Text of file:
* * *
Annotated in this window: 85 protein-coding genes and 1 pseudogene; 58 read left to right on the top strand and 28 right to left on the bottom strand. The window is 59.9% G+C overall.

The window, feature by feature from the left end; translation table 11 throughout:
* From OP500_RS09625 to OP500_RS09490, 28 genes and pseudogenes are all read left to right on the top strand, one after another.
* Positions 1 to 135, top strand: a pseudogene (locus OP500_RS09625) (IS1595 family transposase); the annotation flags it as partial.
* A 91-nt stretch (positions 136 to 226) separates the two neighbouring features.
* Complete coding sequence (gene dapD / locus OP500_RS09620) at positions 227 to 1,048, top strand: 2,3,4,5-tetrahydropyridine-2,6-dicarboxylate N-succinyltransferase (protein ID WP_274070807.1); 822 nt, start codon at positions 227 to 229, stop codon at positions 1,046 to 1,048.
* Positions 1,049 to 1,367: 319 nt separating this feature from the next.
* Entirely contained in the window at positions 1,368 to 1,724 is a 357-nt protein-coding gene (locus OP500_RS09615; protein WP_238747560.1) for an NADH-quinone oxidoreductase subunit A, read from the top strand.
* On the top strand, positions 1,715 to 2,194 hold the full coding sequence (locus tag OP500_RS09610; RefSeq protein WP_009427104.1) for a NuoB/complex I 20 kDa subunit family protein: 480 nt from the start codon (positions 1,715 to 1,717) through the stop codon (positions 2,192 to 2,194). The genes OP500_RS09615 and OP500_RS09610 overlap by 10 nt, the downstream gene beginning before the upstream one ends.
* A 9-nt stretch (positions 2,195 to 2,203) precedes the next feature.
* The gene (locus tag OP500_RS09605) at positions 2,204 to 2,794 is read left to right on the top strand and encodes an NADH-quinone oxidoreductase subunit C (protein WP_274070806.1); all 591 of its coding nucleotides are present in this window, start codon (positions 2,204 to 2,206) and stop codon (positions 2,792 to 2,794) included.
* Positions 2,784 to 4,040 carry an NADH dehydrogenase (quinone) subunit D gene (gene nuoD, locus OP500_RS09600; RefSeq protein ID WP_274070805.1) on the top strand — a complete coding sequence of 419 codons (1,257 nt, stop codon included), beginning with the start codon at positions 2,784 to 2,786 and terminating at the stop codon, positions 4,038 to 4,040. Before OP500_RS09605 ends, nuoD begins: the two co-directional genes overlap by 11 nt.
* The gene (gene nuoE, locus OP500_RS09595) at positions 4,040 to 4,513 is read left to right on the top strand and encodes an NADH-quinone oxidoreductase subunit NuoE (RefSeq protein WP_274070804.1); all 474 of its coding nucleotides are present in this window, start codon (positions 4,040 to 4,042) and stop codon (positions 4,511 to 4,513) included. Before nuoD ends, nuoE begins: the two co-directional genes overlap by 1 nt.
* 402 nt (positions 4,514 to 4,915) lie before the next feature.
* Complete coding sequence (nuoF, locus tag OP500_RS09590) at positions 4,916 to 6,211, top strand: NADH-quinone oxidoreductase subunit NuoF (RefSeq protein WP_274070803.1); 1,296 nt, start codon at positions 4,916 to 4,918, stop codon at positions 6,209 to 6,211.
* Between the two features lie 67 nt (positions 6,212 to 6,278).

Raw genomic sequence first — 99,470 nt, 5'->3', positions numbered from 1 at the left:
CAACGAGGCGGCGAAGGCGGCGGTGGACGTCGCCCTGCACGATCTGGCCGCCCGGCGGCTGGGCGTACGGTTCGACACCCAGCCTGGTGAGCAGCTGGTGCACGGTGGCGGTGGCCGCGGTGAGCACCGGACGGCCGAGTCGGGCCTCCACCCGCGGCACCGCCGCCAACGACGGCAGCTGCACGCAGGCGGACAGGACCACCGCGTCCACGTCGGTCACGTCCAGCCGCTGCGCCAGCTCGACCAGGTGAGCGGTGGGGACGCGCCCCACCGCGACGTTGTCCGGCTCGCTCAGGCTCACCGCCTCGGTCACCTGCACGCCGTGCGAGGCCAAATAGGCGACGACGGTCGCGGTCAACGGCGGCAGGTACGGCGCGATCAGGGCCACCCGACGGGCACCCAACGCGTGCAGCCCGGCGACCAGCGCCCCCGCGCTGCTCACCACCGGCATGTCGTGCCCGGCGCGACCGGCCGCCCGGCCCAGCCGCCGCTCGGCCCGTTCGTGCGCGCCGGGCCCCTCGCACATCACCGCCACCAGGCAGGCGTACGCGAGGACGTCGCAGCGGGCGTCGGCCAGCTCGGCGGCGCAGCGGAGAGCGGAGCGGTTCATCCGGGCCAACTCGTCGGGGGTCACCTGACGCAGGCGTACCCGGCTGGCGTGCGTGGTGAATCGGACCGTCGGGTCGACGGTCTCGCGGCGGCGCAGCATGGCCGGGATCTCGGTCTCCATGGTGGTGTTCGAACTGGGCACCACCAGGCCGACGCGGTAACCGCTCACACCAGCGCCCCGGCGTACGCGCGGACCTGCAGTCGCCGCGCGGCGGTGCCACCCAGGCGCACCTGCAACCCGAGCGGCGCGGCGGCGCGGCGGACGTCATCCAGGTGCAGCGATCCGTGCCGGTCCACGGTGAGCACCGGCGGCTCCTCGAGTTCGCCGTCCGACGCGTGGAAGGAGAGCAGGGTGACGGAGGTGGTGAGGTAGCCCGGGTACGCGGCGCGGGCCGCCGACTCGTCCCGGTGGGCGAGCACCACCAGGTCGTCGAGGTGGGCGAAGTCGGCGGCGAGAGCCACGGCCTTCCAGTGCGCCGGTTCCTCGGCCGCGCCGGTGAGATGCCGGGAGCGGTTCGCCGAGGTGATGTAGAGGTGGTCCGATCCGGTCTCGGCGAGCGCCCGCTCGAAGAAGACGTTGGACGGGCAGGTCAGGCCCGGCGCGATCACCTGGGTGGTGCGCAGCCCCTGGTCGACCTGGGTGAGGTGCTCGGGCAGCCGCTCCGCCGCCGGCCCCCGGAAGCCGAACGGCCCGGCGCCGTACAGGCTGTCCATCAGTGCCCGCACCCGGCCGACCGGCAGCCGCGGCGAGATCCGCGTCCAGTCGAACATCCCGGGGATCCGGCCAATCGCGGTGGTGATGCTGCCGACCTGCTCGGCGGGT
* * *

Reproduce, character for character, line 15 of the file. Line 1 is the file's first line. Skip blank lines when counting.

* Complete coding sequence (nuoF, locus tag OP500_RS09590) at positions 4,916 to 6,211, top strand: NADH-quinone oxidoreductase subunit NuoF (RefSeq protein WP_274070803.1); 1,296 nt, start codon at positions 4,916 to 4,918, stop codon at positions 6,209 to 6,211.